Houston's Erenea Perez has heard the message from TOP organizers.
     
    Perez, a single mother in her late 20s who says she is a U.S. resident from El Salvador, works two minimum-wage jobs but can't afford insurance. She counts off the benefits she hopes to obtain with Obamacare subsidies: “Extended maternity services. Pediatric services. Coverage for exams or the ER. Medicine. In-patient services. Ambulatory services.”
     
    Many of her uninsured peers across the country are only now starting to pay attention. Local advertising is expected to begin in earnest across the country on Oct. 1. Earlier this month volunteers in 10 states, including Texas, Florida, Illinois and Michigan, began canvassing campaigns.

    You May Like

    Former US Envoys Urge Obama to Delay Troop Cuts in Afghanistan

    Keeping troop levels up during conflict with both Taliban and Islamic State is necessary to support Kabul government, they say

    First Lady to Visit Africa to Promote Girls' Education

    Michele Obama will be joined by daughters and actresses Meryl Streep and Freida Pinto

    Video NYSE Analyst: Brexit Will Continue to Place Pressure on Markets

    Despite orderly pricing and execution strategy at the New York Stock Exchange, analyst explains added pressure on world financial markets is likely

    Featured Videos

    Your JavaScript is turned off or you have an old version of Adobe's Flash Player. Get the latest Flash player.
    Brexit Vote Plunges Global Markets Into Unchartered Territoryi
    X
    June 24, 2016 9:38 PM
    British voters plunged global markets into unknown territory after they voted Thursday to leave the European Union. The results of the Brexit vote, the term coined to describe the referendum, caught many off guard. Analysts say the resulting volatility could last for weeks, perhaps longer. Mil Arcega reports.
    Video

    Video Brexit Vote Plunges Global Markets Into Unchartered Territory

    British voters plunged global markets into unknown territory after they voted Thursday to leave the European Union. The results of the Brexit vote, the term coined to describe the referendum, caught many off guard. Analysts say the resulting volatility could last for weeks, perhaps longer. Mil Arcega reports.
    Video

    Video Orlando Shooting Changes Debate on Gun Control

    It’s been nearly two weeks since the largest mass shooting ever in the United States. Despite public calls for tighter gun control laws, Congress is at an impasse. Democratic lawmakers resorted to a 1960s civil rights tactic to portray their frustration. VOA’s Carolyn Presutti explains how the Orlando, Florida shooting is changing the debate.
    Video

    Video Tunisian Fishing Town Searches for Jobs, Local Development Solutions

    As the European Union tries to come to grips with its migrant crisis, some newcomers are leaving voluntarily. But those returning to their home countries face an uncertain future.  Five years after Tunisia's revolution, the tiny North African country is struggling with unrest, soaring unemployment and plummeting growth. From the southern Tunisian fishing town of Zarzis, Lisa Bryant takes a look for VOA at a search for local solutions.
    Video

    Video 'American Troops' in Russia Despite Tensions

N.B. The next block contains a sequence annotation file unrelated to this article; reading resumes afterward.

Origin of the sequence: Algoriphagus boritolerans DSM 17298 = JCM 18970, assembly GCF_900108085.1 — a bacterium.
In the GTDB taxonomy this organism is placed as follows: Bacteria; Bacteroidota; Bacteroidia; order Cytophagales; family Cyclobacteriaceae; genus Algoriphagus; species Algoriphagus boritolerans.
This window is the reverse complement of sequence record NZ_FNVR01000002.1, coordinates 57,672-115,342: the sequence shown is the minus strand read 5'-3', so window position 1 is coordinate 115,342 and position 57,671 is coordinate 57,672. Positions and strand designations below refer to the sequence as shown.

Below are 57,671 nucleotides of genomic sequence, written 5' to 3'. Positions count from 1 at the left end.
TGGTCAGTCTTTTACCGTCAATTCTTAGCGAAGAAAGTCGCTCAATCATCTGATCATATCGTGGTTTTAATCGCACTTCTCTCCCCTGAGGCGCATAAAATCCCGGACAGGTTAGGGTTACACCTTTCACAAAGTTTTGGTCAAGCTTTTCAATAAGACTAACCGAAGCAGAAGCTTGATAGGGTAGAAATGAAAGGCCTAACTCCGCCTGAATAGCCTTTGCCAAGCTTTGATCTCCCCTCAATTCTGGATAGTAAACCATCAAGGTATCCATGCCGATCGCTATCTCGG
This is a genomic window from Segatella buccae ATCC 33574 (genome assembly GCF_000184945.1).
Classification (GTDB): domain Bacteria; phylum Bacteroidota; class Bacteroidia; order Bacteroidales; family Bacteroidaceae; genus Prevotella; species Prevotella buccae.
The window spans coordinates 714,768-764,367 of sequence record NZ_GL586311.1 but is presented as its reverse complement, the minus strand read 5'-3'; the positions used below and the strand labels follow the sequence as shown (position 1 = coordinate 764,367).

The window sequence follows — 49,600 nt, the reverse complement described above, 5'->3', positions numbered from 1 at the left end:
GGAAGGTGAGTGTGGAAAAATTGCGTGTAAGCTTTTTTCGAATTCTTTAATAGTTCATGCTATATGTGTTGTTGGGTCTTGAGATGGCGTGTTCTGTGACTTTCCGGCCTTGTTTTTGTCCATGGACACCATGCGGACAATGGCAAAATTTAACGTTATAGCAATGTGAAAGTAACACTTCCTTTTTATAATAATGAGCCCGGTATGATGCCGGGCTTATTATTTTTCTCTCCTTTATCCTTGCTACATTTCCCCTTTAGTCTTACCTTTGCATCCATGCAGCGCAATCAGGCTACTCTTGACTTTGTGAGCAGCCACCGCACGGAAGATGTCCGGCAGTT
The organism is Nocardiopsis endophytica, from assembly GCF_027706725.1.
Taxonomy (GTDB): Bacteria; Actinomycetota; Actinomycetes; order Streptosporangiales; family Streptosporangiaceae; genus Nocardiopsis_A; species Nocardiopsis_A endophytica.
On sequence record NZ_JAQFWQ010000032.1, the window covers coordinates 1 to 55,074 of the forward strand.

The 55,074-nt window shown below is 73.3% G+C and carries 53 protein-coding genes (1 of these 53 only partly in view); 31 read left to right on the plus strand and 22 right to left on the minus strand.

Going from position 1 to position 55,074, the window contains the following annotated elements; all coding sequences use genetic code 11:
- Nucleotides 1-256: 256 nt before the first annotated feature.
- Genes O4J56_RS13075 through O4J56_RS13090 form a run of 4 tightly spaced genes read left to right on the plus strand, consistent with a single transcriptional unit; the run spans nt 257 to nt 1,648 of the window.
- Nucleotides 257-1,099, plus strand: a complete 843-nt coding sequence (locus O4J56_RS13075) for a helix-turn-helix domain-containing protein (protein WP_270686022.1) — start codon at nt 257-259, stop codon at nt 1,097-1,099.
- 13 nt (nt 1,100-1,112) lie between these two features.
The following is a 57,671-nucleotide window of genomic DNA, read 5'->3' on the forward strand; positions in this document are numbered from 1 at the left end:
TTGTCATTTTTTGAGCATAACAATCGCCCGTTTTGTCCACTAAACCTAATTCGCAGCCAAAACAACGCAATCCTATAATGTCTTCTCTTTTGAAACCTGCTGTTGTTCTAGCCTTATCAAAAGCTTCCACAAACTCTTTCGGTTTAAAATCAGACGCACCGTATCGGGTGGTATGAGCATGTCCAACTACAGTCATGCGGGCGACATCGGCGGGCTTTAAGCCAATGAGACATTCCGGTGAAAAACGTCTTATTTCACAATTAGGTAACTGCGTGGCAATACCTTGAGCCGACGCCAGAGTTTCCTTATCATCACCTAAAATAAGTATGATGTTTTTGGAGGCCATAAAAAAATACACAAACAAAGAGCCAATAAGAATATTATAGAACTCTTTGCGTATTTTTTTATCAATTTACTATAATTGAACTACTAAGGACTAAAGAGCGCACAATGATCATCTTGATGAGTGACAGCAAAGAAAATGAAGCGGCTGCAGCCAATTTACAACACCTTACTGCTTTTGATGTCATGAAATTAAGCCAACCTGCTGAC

Historic battle re-enactment is a niche hobby with a fair number of adherents in Russia where past military victories are played-up by the Kremlin as a show of national strength. But, one group of World War II re-enactors in Moscow has the rare distinction of choosing to play western ally troops. VOA's Daniel Schearf explains.
    Video

    Video Experts: Very Few Killed in US Gun Violence Are Victims of Mass Shootings

    The deadly shooting at a Florida nightclub has reignited the debate in the U.S. over gun control. Although Congress doesn't provide government health agencies funds to study gun violence, public health experts say private research has helped them learn some things about the issue. VOA's Carol Pearson reports.
    Video

    Video Trump Unleashes Broadside Against Clinton to Try to Ease GOP Doubts

    Recent public opinion polls show Republican Donald Trump slipping behind Democrat Hillary Clinton in the presidential election matchup for November. Trump trails her both in fundraising and campaign organization, but he's intensifying his attacks on the former secretary of state. VOA National Correspondent Jim Malone reports.
    Video

    Video Muslim American Mayor Calls for Tolerance

    Syrian-born Mohamed Khairullah describes himself as "an American mayor who happens to be Muslim." As the three-term mayor of Prospect Park, New Jersey, he believes his town of 6,000 is an example of how ethnicity and religious beliefs should not determine a community's leadership. Ramon Taylor has this report from Prospect Park.
    Video

    Video Internal Rifts Over Syria Policy Could Be Headache for Next US President

    With the Obama administration showing little outward enthusiasm for adopting a more robust Syria policy, there is a strong likelihood that the internal discontent expressed by State Department employees will roll over to the next administration. VOA State Department correspondent Pam Dockins reports.
    Video

    Video Senegal to Park Colorful ‘Cars Rapide’ Permanently

    Brightly painted cars rapide are a hallmark of Dakar, offering residents a cheap way to get around the capital city since 1976. But the privately owned minibuses are scheduled to be parked for good in late 2018, as Ricci Shryock reports for VOA.
    Video

    Video Florida Gets $1 Million in Emergency Government Funding for Orlando

    The U.S. government has granted $1 million in emergency funding to the state of Florida to cover the costs linked to the June 12 massacre in Orlando. U.S. Attorney General Loretta Lynch announced the grant Tuesday in Orlando, where she met with survivors of the shooting attack that killed 49 people. Zlatica Hoke reports.
    Video

    Video How to Print Impossible Shapes with Metal

    3-D printing with metals is rapidly becoming more advanced. As printers become more affordable, the industry is partnering with universities to refine processes for manufacturing previously impossible things. A new 3-D printing lab aims to bring the new technology closer to everyday use. VOA's George Putic reports.
    Video

    Video Big Somali Community in Minnesota Observes Muslim Religious Feast

    Ramadan is widely observed in the north central US state of Minnesota, which a large Muslim community calls home. VOA Somali service reporter Mohmud Masadde files this report from Minneapolis, the state's biggest city.

    Special Report

    Adrift The Invisible African Diaspora